"I had a very agreeable journey to Llanlluan Chapel and back again. I took a couple of the clergy I met there two or three miles with me in my return for the sake of talking together, and are to meet again next Wednesday night at Carmarthen, to converse a little more together."

It is evident from other letters that Gruffydd Jones constantly visited Llanlluan, and in another letter he stated:

"Give me an account of the schools in Llandeilo and Llandybie. Bridget Bevan took tremendous interest in the parish of Llandybie, probably on account of her connections with the Derwydd family."

According to the "Welsh Piety" there were schools in Llandybie during 1738-9, and here is a list of the circulating schools held within the parish of Llandybie and the number of scholars at each school:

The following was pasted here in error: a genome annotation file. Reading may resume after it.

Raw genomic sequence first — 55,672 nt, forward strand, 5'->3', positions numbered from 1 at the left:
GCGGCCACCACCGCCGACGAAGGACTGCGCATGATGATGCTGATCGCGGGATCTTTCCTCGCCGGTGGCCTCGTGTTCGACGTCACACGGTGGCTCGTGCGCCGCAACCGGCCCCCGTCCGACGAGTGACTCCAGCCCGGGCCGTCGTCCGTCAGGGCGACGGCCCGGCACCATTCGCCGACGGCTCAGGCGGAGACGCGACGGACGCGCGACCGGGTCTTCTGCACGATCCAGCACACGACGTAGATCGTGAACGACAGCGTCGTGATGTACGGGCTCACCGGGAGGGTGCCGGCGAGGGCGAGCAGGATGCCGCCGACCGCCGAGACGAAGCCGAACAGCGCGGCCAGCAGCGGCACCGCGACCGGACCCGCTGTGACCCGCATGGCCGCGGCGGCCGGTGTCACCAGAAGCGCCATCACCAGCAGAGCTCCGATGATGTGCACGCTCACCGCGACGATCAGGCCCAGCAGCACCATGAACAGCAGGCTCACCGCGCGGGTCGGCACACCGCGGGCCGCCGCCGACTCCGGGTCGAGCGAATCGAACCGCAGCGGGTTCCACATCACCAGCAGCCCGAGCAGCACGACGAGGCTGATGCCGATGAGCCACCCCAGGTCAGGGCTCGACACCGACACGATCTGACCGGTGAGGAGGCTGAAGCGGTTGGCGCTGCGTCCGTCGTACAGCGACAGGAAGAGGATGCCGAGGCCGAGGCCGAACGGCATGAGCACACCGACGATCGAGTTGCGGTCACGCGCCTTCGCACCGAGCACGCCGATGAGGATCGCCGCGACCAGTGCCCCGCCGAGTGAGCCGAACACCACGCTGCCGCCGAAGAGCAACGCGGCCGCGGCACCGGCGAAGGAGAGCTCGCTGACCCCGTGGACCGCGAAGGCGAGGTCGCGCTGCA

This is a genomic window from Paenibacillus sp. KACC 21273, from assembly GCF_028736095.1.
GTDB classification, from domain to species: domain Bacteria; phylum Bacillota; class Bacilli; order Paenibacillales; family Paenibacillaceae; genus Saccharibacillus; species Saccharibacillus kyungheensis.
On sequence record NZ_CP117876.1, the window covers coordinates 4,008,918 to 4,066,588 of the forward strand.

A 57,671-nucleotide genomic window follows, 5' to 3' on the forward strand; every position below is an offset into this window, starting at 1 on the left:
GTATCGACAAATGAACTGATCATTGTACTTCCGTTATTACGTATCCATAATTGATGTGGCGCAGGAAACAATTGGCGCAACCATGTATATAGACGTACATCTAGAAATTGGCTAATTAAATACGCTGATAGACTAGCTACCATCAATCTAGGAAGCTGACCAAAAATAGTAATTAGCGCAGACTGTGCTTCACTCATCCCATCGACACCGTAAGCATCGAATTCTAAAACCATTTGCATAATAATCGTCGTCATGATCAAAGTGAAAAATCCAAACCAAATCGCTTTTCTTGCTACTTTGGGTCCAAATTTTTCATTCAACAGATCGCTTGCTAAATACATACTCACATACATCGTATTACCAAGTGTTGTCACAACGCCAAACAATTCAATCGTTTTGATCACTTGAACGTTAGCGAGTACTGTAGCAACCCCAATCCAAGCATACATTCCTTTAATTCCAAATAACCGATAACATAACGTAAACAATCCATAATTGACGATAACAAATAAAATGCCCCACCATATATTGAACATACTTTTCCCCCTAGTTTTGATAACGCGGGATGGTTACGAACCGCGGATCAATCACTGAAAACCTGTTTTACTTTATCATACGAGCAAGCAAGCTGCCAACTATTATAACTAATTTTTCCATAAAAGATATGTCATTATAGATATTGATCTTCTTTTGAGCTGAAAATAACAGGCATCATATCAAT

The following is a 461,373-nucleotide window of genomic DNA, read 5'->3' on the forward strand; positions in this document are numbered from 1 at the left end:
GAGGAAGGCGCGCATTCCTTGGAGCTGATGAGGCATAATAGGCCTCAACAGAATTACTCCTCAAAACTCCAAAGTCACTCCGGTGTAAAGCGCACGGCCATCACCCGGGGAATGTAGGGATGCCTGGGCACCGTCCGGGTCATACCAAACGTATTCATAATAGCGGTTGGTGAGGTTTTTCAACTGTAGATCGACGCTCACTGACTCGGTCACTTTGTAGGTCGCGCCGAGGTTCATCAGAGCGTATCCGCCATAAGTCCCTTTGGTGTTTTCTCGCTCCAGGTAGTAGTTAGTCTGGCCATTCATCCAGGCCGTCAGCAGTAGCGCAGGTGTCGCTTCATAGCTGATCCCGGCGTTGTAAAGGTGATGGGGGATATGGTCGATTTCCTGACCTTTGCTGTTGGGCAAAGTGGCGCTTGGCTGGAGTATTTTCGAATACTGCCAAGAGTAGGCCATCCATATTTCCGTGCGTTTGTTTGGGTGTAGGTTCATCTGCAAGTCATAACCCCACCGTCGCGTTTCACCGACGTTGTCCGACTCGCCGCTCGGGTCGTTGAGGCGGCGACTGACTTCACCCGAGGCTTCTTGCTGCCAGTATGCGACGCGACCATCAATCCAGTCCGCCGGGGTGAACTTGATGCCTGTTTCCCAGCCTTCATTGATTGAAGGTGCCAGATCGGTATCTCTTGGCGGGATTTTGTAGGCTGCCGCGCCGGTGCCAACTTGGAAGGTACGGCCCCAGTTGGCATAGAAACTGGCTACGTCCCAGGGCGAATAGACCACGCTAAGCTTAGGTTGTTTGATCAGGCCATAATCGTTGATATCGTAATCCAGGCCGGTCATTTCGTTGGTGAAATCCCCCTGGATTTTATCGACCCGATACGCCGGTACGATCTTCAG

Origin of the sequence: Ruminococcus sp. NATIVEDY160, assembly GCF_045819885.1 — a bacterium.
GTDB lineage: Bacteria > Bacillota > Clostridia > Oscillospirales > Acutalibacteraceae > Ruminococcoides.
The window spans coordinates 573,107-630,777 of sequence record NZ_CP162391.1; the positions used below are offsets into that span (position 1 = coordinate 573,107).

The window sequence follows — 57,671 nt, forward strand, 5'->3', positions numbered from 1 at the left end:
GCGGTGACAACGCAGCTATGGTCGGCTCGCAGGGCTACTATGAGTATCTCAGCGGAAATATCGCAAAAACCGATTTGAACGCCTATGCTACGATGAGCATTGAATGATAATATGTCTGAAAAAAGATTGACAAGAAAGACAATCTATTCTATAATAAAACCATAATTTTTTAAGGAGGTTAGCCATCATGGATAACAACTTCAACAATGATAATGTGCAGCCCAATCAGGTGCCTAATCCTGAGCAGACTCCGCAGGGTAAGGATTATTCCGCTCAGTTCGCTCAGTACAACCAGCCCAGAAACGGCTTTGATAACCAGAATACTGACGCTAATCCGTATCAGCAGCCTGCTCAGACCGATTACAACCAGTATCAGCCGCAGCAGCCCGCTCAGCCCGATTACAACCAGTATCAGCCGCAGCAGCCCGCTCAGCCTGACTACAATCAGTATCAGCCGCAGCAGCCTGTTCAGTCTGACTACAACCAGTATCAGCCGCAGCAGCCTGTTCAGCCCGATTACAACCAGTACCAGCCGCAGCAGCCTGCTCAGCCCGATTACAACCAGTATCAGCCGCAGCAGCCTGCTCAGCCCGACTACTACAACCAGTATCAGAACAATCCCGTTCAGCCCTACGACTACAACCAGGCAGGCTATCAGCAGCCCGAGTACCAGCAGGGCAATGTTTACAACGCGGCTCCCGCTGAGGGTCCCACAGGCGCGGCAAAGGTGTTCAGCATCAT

1738-9 1740-1 1741-2
Llandybie : 54 Pantllyn : 54 Llandybie : 70

1744-5 1751-2 1755-6
Llandybie : 51 Llandyfaen Chapel: 39 Llandybie : 62

1756-7 1758-9 1759-60
Bleunau : 52 Llandybie : 65 Bleunau : 62

1761-2 1763 1764-5
Caerbryn: 58 Llandybie:73 Llandybie Night School: 15

It is also known that between the years 1740-42, a Circulating School was opened at Llanfihangel-Aberbythich (Golden Grove).

By the second half of the 18th century the circulating school movement had begun to fade, and there was danger of the neighbourhood falling back into its former state of ignorance and illiteracy. The Sunday Schools came into prominence now, and, according to the "Cambrian Newspaper," Sunday Schools were started in the parishes of Llandybie and Llanarthney in 1807. Sunday Schools were held in the parish churches, but it was in the Nonconformist chapels, and especially in the recently established Calvinistic Methodist chapels, that the Sunday School movement was most successful.

Adults attended these Sunday Schools, as well as children. Difficult passages in the morning's sermon were analysed, and controversial Biblical questions were heatedly debated. At Capel Hendre, where the Methodist Chapel was established in 1812, 86 members attended the Sunday School, and at Pentwyn a Sunday School was held in the farm house for many years before the erection of a schoolhouse in 1812.